Wall of shame: Parents climb school walls to help their children cheat in exam

Photos of parents scaling up the walls of a multi-storey building to help their kids cheat on their high school exams, have gone viral in social media. The parents were seen throwing/passing notes through the windows to help their children fare better in their exam.

Parents, who are bound to imbibe honesty and importance of exams in kids were seen risking a 20-foot fall to help their class X children cheat in standardized test.

Bihar has an anti-cheating law that saw dozens of 12th-grade students expelled last month and their parents detained — but this incident shows clearly that it has neither stopped cheating nor made it socially stigmatized.

Bihar’s state education minister essentially gave up and said his government can’t stop the cheating from happening when people remain so bent on doing it — whether that’s the students themselves, or bribe-taking teachers or police.

“The government cannot stop cheating in exams. It is also the responsibility of the society to ensure a cheating-free exam.”

parents climbing

One parent said why he felt the need to help his kid: “These government teachers don’t teach anything in schools. Most of the times they are absent. That’s why we have to resort to such things to help our children.”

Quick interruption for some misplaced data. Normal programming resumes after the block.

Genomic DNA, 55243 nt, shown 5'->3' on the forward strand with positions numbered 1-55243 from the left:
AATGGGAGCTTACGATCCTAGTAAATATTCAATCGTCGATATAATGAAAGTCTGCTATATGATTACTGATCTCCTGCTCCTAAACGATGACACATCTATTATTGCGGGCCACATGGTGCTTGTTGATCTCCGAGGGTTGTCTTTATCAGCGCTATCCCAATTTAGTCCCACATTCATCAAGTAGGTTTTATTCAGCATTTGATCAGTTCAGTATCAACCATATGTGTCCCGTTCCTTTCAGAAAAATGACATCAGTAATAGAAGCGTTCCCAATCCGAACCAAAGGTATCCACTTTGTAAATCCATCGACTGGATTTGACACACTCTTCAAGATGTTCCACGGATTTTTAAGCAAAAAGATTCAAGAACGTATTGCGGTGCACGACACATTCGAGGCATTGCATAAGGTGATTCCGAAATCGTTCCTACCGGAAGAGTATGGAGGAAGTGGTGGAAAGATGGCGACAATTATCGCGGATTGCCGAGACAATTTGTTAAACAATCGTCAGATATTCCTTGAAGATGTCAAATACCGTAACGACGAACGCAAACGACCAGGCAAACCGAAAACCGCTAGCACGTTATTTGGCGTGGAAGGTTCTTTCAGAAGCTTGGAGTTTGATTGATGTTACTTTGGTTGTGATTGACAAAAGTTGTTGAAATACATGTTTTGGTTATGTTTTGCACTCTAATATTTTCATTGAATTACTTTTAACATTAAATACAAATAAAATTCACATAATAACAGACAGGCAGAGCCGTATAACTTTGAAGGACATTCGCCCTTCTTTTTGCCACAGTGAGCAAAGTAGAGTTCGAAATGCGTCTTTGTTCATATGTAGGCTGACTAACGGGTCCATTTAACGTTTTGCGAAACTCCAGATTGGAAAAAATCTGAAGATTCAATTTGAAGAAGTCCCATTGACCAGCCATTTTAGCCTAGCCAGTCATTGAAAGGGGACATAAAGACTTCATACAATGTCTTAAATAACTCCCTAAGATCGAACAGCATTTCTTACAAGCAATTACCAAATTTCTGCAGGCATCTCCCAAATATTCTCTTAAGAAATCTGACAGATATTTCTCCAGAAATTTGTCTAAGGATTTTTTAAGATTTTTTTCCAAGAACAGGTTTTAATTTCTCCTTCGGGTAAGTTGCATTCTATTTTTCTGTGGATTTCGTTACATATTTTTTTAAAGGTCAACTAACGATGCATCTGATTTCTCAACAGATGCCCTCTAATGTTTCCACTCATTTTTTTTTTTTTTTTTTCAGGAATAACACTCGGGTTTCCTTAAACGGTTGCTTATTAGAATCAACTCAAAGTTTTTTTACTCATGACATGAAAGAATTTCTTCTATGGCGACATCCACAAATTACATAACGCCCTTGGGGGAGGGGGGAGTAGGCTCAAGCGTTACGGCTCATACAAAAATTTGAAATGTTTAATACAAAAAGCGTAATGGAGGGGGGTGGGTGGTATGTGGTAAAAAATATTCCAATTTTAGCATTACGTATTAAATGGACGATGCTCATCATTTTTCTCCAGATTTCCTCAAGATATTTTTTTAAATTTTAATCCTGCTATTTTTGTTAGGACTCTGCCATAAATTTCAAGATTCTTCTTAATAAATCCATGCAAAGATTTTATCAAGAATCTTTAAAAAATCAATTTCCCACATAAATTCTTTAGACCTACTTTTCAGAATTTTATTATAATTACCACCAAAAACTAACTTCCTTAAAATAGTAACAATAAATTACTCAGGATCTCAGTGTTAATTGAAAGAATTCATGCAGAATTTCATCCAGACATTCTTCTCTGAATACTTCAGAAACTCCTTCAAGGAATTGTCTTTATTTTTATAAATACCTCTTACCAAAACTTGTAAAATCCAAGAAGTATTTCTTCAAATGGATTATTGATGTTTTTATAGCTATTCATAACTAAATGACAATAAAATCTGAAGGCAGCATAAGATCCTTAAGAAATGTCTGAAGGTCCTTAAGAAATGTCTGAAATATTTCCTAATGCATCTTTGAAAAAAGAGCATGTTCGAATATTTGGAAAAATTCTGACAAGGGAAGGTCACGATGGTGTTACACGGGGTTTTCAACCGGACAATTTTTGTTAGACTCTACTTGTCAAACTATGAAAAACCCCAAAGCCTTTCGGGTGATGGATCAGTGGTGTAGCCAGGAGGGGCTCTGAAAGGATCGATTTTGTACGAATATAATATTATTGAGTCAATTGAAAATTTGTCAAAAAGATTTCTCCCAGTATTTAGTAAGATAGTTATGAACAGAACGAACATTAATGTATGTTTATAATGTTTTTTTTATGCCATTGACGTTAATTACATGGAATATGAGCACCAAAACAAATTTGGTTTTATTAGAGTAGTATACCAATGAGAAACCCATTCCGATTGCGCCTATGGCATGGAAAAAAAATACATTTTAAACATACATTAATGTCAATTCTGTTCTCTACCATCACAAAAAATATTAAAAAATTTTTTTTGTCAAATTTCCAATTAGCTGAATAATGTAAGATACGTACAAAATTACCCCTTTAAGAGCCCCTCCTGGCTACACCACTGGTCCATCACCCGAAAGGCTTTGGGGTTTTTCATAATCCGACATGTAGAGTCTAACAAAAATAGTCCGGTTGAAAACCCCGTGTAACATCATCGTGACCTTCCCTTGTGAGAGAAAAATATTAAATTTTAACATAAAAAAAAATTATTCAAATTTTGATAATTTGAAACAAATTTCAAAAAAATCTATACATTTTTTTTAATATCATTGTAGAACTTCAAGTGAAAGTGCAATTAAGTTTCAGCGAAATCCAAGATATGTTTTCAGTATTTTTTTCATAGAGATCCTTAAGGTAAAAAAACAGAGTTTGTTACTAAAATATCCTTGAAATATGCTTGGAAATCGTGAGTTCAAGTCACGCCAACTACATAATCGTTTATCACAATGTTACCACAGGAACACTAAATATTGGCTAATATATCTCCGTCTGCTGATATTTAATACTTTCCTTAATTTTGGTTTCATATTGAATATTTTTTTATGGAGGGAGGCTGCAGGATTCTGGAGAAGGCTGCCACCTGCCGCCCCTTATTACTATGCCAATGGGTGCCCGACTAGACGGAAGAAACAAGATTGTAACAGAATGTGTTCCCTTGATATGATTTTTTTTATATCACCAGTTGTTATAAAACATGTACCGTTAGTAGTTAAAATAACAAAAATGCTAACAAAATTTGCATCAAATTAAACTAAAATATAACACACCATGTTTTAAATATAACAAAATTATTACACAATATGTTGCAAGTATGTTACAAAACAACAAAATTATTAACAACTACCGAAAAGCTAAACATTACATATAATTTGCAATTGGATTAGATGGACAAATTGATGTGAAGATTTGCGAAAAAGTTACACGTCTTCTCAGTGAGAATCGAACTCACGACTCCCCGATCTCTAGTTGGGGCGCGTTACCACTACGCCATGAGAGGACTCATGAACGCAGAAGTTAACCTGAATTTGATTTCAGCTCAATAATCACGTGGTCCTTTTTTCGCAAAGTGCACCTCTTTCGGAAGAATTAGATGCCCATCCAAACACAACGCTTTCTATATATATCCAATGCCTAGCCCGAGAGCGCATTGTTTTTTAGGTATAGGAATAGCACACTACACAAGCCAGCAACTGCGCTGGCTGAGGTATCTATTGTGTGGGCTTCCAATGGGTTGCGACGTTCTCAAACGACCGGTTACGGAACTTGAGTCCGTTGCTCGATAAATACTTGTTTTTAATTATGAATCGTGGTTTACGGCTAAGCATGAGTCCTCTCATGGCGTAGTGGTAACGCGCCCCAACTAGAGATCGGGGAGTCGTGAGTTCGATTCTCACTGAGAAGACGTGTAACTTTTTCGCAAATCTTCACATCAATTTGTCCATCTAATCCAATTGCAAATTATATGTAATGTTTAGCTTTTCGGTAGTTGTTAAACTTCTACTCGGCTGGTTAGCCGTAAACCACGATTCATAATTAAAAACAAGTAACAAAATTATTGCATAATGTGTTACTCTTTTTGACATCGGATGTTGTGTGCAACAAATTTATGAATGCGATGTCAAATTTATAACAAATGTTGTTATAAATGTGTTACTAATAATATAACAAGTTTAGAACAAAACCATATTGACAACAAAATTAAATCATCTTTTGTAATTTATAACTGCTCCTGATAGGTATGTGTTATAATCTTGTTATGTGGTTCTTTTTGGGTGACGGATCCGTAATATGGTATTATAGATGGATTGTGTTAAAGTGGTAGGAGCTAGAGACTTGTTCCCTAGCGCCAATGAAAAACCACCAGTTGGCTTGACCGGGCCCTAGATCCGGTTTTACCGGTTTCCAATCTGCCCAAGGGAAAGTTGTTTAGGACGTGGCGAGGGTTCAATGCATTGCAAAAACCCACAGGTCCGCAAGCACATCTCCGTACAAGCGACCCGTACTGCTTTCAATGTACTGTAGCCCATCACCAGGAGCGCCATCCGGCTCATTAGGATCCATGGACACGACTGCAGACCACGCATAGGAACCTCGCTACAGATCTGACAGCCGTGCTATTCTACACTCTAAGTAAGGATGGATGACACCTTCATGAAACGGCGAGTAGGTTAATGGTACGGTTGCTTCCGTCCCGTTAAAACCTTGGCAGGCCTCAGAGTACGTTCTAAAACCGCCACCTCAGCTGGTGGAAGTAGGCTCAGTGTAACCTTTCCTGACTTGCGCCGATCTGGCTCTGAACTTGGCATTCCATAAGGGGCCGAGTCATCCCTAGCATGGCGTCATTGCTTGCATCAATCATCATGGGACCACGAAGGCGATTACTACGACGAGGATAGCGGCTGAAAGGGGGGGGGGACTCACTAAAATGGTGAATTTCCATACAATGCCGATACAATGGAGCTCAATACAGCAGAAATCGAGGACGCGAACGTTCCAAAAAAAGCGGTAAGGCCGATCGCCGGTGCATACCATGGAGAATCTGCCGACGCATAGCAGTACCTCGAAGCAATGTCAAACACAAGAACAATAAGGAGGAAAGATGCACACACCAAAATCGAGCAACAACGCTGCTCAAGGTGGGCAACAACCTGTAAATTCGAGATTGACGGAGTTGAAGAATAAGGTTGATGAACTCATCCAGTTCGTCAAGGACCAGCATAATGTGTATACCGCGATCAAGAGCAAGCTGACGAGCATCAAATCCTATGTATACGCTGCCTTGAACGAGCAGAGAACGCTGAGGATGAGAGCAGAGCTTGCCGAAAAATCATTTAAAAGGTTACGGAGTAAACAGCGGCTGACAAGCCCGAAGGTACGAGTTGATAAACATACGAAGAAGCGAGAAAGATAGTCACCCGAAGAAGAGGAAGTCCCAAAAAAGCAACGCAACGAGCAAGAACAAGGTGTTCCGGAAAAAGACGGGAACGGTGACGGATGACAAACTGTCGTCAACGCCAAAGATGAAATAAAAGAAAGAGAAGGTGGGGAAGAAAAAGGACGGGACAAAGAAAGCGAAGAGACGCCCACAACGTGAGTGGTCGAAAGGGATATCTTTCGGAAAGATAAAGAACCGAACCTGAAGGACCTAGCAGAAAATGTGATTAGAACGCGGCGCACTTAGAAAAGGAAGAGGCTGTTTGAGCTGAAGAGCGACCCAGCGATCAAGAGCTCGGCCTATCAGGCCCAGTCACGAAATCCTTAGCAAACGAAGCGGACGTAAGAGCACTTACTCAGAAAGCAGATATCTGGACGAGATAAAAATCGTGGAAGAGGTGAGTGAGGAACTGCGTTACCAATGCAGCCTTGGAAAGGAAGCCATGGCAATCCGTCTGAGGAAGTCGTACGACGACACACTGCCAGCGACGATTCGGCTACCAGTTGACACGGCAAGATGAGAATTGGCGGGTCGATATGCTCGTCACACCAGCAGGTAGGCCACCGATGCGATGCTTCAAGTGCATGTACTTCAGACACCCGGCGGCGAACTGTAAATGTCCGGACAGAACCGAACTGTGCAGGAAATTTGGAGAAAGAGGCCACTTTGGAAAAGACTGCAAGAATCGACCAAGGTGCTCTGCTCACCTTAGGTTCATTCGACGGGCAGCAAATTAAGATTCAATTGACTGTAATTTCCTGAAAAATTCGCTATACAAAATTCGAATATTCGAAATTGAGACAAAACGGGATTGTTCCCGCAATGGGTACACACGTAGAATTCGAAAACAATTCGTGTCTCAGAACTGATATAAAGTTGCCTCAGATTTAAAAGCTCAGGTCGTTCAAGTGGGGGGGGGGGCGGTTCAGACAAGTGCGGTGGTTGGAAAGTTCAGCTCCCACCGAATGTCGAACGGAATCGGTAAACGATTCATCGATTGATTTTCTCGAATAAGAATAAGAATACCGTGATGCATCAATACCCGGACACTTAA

School authorities in Bihar have barred more than 500 students from taking the test in response to this latest round of open cheating.

The state’s education minister put some of the blame on parents, telling press that the state could not be expected to ensure fair testing with more than 1.4 million test takers.

India Education

Exams are a big deal in India. The national 10th and 12th grade tests, known as board exams, determine who gets into the country’s best universities, as well as whether students get a place in a popular course such as medicine or engineering. Top schools might ask for a score of 95 percent or more. Many middle-class Indians see these exams as crucial to their chances of a successful career, and there’s enormous pressure on kids to do well.

Sharanya Bharathwaj

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